J. P. Morgan as Cutthroat Capitalist- page 2 | History | Smithsonian
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J.P. Morgan sat for two minutes; one of the resulting portraits defined his reputation. (Edward Steichen)

J. P. Morgan as Cutthroat Capitalist

In 1903, photographer Edward Steichen portrayed the American tycoon in an especially ruthless light

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Steichen, on the other hand, was elated.

“It was the moment when he realized that he had something that would allow him to show his talent to the rest of the world,” says Joel Smith, author of Edward Steichen: The Early Years.

And when the great banker bristled before the photographer’s lens, “Steichen learned something that he never forgot,” says Penelope Niven, author of Steichen: A Biography. “You need to guide or surprise your subject into that revelation of character. You have to get to the essence of that other individual, and you do it at the moment...when the individual is disarmed.”

Yet some critics wonder whether Steichen’s genius lay more in exploiting the public’s prejudices; Americans were deeply resentful of robber barons (just as they tend to resent Wall Street titans today). Smith, for one, believes that no matter how Morgan behaved at the shoot, Steichen intended to reinforce his reputation as a hard-driving capitalist—“someone charging out of the darkness, who embodied aggression and confidence to the point of danger.”

The photograph does reflect aspects of the real man, says Morgan biographer Jean Strouse. “He looks like a well-dressed pirate,” she says. “Photographs don’t lie—there is that in him.”

But Morgan was also a man of “many dimensions,” Strouse says—rather shy, in part because of the effect of rhinophyma on his nose. He avoided speaking before crowds and burned many of his letters to protect his privacy. He had a tender side that made him something of a ladies’ man. His love of art was sincere and boundless. And while he profited wildly from the industrializing American economy, he also saw himself as responsible for shepherding it. He functioned as a one-man Federal Reserve until he died, at age 75, in 1913 (the year the central bank was created).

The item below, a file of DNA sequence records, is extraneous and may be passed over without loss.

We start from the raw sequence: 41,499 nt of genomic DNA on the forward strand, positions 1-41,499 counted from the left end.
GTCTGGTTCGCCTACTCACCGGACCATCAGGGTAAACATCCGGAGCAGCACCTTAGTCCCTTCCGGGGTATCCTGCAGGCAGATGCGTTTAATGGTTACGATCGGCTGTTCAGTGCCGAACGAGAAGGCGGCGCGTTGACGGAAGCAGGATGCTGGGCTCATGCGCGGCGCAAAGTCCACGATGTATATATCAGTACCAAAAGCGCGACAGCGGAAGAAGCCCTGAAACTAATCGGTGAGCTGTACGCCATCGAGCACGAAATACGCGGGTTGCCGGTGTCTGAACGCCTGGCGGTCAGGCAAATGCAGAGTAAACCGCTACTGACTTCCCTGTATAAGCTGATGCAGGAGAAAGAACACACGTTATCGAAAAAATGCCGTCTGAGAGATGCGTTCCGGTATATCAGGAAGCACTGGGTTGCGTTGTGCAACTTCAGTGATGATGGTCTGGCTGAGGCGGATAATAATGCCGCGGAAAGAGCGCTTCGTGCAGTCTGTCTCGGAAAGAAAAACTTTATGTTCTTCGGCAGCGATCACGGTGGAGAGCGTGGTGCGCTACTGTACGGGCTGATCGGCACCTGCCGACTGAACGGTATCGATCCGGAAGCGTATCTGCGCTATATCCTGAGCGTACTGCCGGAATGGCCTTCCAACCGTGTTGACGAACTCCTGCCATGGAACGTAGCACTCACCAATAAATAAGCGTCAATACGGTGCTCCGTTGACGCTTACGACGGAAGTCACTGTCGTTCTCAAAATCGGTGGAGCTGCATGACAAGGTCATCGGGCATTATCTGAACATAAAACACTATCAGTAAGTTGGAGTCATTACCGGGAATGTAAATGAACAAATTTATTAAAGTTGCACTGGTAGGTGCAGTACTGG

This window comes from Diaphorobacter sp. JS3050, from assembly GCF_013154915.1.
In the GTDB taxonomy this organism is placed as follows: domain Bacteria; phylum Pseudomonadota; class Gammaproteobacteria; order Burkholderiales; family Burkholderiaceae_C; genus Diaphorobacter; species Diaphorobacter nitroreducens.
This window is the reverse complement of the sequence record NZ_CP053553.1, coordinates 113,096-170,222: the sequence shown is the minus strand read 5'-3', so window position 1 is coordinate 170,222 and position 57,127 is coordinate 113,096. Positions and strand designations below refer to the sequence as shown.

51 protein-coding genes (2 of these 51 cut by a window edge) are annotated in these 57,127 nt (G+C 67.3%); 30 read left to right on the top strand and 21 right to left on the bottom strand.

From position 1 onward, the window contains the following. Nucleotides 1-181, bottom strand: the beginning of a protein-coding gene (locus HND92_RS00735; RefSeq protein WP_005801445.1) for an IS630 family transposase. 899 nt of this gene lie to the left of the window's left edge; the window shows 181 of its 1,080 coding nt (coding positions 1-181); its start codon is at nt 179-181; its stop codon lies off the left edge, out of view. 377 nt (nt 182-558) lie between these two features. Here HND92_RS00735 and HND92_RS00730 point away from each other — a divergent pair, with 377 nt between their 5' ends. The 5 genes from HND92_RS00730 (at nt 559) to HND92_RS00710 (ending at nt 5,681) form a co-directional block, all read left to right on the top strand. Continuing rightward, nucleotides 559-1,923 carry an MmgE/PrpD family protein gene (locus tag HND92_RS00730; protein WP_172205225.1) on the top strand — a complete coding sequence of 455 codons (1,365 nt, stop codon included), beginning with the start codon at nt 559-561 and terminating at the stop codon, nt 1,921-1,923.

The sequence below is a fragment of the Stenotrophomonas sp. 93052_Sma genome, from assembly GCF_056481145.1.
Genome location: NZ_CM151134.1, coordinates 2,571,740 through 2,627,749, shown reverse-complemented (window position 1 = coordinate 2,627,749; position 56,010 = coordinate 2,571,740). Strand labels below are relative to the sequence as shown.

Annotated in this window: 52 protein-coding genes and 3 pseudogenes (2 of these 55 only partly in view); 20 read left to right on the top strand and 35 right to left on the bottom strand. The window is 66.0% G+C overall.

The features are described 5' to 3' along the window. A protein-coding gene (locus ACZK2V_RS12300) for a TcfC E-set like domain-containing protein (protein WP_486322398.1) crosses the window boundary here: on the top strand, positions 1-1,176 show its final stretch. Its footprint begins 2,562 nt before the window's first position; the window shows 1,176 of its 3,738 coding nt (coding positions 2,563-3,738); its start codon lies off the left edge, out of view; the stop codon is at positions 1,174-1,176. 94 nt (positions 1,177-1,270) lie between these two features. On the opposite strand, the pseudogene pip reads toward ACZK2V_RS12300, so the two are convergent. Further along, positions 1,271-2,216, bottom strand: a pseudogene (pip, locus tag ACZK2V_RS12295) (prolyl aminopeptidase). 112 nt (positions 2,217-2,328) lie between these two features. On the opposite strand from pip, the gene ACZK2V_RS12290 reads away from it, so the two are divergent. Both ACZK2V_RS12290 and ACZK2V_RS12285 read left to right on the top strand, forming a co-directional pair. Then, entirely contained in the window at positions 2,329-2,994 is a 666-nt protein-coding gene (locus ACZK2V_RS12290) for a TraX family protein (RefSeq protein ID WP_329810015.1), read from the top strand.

Morgan apparently held no grudge against photographers per se. In 1906, he gave Edward S. Curtis a whopping $75,000 ($1.85 million today) to create a 20-volume photo series on American Indians. And years after the Steichen face-off, Morgan decided that he even liked that second portrait—or at least that he wanted to own it.

“If this is going to be the public image of him, then surely a man who was such a robber baron and so smart about his art collecting and in control of so many fortunes would want to be in control of this,” says photography critic Vicki Goldberg.

Morgan offered $5,000 for the original print, which Steichen had given to his mentor, Alfred Stieglitz; Stieglitz wouldn’t sell it. Steichen later agreed to make a few copies for Morgan but then procrastinated for three years—“my rather childish way,” he later allowed, “of getting even with [him] for tearing up that first proof.”

Staff writer Abigail Tucker also writes about the Renaissance artist Giuseppe Arcimboldo in this issue.

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About Abigail Tucker

A frequent contributor to Smithsonian, Abigail Tucker is writing a book about the house cat.

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